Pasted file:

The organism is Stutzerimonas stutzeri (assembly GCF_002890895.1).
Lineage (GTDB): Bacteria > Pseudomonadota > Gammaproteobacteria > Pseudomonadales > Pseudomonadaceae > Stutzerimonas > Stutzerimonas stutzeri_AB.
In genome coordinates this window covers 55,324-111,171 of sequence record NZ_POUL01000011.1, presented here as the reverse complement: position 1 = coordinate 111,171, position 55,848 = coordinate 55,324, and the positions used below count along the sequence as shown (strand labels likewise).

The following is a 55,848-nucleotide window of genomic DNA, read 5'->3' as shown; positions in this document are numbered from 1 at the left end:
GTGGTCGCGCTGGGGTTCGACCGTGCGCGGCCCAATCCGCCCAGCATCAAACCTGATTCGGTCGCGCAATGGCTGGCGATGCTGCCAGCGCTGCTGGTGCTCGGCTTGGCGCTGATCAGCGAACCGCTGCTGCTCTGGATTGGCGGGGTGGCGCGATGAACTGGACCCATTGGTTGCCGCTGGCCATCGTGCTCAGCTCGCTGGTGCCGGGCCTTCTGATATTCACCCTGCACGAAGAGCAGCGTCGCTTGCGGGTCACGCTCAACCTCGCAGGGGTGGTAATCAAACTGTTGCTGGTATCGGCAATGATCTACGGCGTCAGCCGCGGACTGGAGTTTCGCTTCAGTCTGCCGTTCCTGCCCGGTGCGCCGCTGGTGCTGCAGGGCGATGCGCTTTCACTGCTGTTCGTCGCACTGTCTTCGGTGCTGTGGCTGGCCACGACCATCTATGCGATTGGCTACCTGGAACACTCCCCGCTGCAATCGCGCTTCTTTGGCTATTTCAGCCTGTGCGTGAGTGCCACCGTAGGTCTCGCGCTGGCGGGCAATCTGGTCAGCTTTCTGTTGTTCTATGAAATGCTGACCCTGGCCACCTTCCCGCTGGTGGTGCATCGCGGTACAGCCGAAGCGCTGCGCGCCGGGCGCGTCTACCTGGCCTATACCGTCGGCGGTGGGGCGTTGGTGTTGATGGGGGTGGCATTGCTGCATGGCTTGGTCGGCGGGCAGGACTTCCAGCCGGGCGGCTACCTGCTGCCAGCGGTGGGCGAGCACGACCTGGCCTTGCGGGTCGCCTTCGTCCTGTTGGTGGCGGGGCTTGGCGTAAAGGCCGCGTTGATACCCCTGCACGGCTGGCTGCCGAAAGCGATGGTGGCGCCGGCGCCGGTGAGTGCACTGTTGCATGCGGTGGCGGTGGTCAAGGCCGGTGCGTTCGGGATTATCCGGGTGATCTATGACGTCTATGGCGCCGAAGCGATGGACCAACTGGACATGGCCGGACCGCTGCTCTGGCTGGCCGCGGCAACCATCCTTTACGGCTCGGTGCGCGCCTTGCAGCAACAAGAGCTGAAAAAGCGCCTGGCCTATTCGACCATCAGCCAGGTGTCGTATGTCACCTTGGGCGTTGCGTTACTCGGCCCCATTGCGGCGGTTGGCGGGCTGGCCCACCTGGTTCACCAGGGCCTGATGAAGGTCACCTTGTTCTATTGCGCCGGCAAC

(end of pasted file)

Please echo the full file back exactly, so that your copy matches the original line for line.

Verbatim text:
The organism is Stutzerimonas stutzeri (assembly GCF_002890895.1).
Lineage (GTDB): Bacteria > Pseudomonadota > Gammaproteobacteria > Pseudomonadales > Pseudomonadaceae > Stutzerimonas > Stutzerimonas stutzeri_AB.
In genome coordinates this window covers 55,324-111,171 of sequence record NZ_POUL01000011.1, presented here as the reverse complement: position 1 = coordinate 111,171, position 55,848 = coordinate 55,324, and the positions used below count along the sequence as shown (strand labels likewise).

The following is a 55,848-nucleotide window of genomic DNA, read 5'->3' as shown; positions in this document are numbered from 1 at the left end:
GTGGTCGCGCTGGGGTTCGACCGTGCGCGGCCCAATCCGCCCAGCATCAAACCTGATTCGGTCGCGCAATGGCTGGCGATGCTGCCAGCGCTGCTGGTGCTCGGCTTGGCGCTGATCAGCGAACCGCTGCTGCTCTGGATTGGCGGGGTGGCGCGATGAACTGGACCCATTGGTTGCCGCTGGCCATCGTGCTCAGCTCGCTGGTGCCGGGCCTTCTGATATTCACCCTGCACGAAGAGCAGCGTCGCTTGCGGGTCACGCTCAACCTCGCAGGGGTGGTAATCAAACTGTTGCTGGTATCGGCAATGATCTACGGCGTCAGCCGCGGACTGGAGTTTCGCTTCAGTCTGCCGTTCCTGCCCGGTGCGCCGCTGGTGCTGCAGGGCGATGCGCTTTCACTGCTGTTCGTCGCACTGTCTTCGGTGCTGTGGCTGGCCACGACCATCTATGCGATTGGCTACCTGGAACACTCCCCGCTGCAATCGCGCTTCTTTGGCTATTTCAGCCTGTGCGTGAGTGCCACCGTAGGTCTCGCGCTGGCGGGCAATCTGGTCAGCTTTCTGTTGTTCTATGAAATGCTGACCCTGGCCACCTTCCCGCTGGTGGTGCATCGCGGTACAGCCGAAGCGCTGCGCGCCGGGCGCGTCTACCTGGCCTATACCGTCGGCGGTGGGGCGTTGGTGTTGATGGGGGTGGCATTGCTGCATGGCTTGGTCGGCGGGCAGGACTTCCAGCCGGGCGGCTACCTGCTGCCAGCGGTGGGCGAGCACGACCTGGCCTTGCGGGTCGCCTTCGTCCTGTTGGTGGCGGGGCTTGGCGTAAAGGCCGCGTTGATACCCCTGCACGGCTGGCTGCCGAAAGCGATGGTGGCGCCGGCGCCGGTGAGTGCACTGTTGCATGCGGTGGCGGTGGTCAAGGCCGGTGCGTTCGGGATTATCCGGGTGATCTATGACGTCTATGGCGCCGAAGCGATGGACCAACTGGACATGGCCGGACCGCTGCTCTGGCTGGCCGCGGCAACCATCCTTTACGGCTCGGTGCGCGCCTTGCAGCAACAAGAGCTGAAAAAGCGCCTGGCCTATTCGACCATCAGCCAGGTGTCGTATGTCACCTTGGGCGTTGCGTTACTCGGCCCCATTGCGGCGGTTGGCGGGCTGGCCCACCTGGTTCACCAGGGCCTGATGAAGGTCACCTTGTTCTATTGCGCCGGCAAC